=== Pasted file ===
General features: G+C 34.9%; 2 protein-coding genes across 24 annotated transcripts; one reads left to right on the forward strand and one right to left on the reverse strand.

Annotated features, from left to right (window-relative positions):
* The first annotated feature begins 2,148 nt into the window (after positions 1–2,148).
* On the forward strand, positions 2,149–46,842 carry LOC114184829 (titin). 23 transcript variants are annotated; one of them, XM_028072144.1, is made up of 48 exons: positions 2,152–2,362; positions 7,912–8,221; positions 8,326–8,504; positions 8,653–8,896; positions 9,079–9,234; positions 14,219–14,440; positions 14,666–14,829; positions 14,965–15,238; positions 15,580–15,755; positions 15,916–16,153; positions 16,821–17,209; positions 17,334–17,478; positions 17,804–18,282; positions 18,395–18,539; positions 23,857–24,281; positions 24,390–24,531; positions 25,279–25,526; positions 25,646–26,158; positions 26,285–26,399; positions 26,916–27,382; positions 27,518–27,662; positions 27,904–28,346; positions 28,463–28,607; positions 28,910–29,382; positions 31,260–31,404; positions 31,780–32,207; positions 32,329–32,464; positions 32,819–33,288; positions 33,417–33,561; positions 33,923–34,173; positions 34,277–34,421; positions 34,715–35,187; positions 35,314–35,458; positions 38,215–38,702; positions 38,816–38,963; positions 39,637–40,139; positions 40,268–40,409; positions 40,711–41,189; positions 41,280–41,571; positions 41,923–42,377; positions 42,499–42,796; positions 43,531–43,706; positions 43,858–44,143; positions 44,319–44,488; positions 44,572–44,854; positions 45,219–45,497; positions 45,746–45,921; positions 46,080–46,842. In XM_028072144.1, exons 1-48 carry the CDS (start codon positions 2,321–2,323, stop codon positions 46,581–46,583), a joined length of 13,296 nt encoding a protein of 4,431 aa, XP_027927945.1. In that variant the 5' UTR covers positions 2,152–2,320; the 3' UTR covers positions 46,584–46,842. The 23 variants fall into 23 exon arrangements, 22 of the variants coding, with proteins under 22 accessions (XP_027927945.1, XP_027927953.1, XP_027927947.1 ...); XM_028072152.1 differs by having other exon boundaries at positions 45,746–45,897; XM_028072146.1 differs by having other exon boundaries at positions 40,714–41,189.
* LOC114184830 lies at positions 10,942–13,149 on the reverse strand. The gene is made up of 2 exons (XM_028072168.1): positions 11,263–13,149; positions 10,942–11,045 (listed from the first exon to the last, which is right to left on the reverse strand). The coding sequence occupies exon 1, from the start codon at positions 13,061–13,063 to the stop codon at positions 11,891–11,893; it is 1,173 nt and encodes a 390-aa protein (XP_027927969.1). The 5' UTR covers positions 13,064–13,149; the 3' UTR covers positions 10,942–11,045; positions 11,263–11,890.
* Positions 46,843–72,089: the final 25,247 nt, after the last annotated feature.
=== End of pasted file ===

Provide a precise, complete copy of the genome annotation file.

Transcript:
General features: G+C 34.9%; 2 protein-coding genes across 24 annotated transcripts; one reads left to right on the forward strand and one right to left on the reverse strand.

Annotated features, from left to right (window-relative positions):
* The first annotated feature begins 2,148 nt into the window (after positions 1–2,148).
* On the forward strand, positions 2,149–46,842 carry LOC114184829 (titin). 23 transcript variants are annotated; one of them, XM_028072144.1, is made up of 48 exons: positions 2,152–2,362; positions 7,912–8,221; positions 8,326–8,504; positions 8,653–8,896; positions 9,079–9,234; positions 14,219–14,440; positions 14,666–14,829; positions 14,965–15,238; positions 15,580–15,755; positions 15,916–16,153; positions 16,821–17,209; positions 17,334–17,478; positions 17,804–18,282; positions 18,395–18,539; positions 23,857–24,281; positions 24,390–24,531; positions 25,279–25,526; positions 25,646–26,158; positions 26,285–26,399; positions 26,916–27,382; positions 27,518–27,662; positions 27,904–28,346; positions 28,463–28,607; positions 28,910–29,382; positions 31,260–31,404; positions 31,780–32,207; positions 32,329–32,464; positions 32,819–33,288; positions 33,417–33,561; positions 33,923–34,173; positions 34,277–34,421; positions 34,715–35,187; positions 35,314–35,458; positions 38,215–38,702; positions 38,816–38,963; positions 39,637–40,139; positions 40,268–40,409; positions 40,711–41,189; positions 41,280–41,571; positions 41,923–42,377; positions 42,499–42,796; positions 43,531–43,706; positions 43,858–44,143; positions 44,319–44,488; positions 44,572–44,854; positions 45,219–45,497; positions 45,746–45,921; positions 46,080–46,842. In XM_028072144.1, exons 1-48 carry the CDS (start codon positions 2,321–2,323, stop codon positions 46,581–46,583), a joined length of 13,296 nt encoding a protein of 4,431 aa, XP_027927945.1. In that variant the 5' UTR covers positions 2,152–2,320; the 3' UTR covers positions 46,584–46,842. The 23 variants fall into 23 exon arrangements, 22 of the variants coding, with proteins under 22 accessions (XP_027927945.1, XP_027927953.1, XP_027927947.1 ...); XM_028072152.1 differs by having other exon boundaries at positions 45,746–45,897; XM_028072146.1 differs by having other exon boundaries at positions 40,714–41,189.
* LOC114184830 lies at positions 10,942–13,149 on the reverse strand. The gene is made up of 2 exons (XM_028072168.1): positions 11,263–13,149; positions 10,942–11,045 (listed from the first exon to the last, which is right to left on the reverse strand). The coding sequence occupies exon 1, from the start codon at positions 13,061–13,063 to the stop codon at positions 11,891–11,893; it is 1,173 nt and encodes a 390-aa protein (XP_027927969.1). The 5' UTR covers positions 13,064–13,149; the 3' UTR covers positions 10,942–11,045; positions 11,263–11,890.
* Positions 46,843–72,089: the final 25,247 nt, after the last annotated feature.